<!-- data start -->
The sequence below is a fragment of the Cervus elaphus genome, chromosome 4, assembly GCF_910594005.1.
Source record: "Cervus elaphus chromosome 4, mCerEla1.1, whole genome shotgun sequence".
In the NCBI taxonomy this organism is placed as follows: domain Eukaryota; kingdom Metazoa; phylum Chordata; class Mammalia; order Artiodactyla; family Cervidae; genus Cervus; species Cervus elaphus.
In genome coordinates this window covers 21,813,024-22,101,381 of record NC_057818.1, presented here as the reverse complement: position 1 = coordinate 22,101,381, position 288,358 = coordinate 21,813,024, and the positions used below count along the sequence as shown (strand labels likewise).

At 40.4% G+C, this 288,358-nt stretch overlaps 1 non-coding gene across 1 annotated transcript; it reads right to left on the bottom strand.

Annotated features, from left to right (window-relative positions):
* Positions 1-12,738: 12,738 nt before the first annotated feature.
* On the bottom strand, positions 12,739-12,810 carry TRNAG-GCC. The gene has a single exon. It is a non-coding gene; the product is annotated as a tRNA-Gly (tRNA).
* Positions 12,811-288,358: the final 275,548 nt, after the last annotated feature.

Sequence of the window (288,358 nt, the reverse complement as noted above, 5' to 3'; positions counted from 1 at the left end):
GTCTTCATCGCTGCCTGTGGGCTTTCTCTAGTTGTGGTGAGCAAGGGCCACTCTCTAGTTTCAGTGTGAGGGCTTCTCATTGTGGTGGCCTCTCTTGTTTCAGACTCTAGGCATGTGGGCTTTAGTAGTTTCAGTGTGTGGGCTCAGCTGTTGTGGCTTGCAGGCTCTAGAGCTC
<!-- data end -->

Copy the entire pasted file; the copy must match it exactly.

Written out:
The sequence below is a fragment of the Cervus elaphus genome, chromosome 4, assembly GCF_910594005.1.
Source record: "Cervus elaphus chromosome 4, mCerEla1.1, whole genome shotgun sequence".
In the NCBI taxonomy this organism is placed as follows: domain Eukaryota; kingdom Metazoa; phylum Chordata; class Mammalia; order Artiodactyla; family Cervidae; genus Cervus; species Cervus elaphus.
In genome coordinates this window covers 21,813,024-22,101,381 of record NC_057818.1, presented here as the reverse complement: position 1 = coordinate 22,101,381, position 288,358 = coordinate 21,813,024, and the positions used below count along the sequence as shown (strand labels likewise).

At 40.4% G+C, this 288,358-nt stretch overlaps 1 non-coding gene across 1 annotated transcript; it reads right to left on the bottom strand.

Annotated features, from left to right (window-relative positions):
* Positions 1-12,738: 12,738 nt before the first annotated feature.
* On the bottom strand, positions 12,739-12,810 carry TRNAG-GCC. The gene has a single exon. It is a non-coding gene; the product is annotated as a tRNA-Gly (tRNA).
* Positions 12,811-288,358: the final 275,548 nt, after the last annotated feature.

Sequence of the window (288,358 nt, the reverse complement as noted above, 5' to 3'; positions counted from 1 at the left end):
GTCTTCATCGCTGCCTGTGGGCTTTCTCTAGTTGTGGTGAGCAAGGGCCACTCTCTAGTTTCAGTGTGAGGGCTTCTCATTGTGGTGGCCTCTCTTGTTTCAGACTCTAGGCATGTGGGCTTTAGTAGTTTCAGTGTGTGGGCTCAGCTGTTGTGGCTTGCAGGCTCTAGAGCTC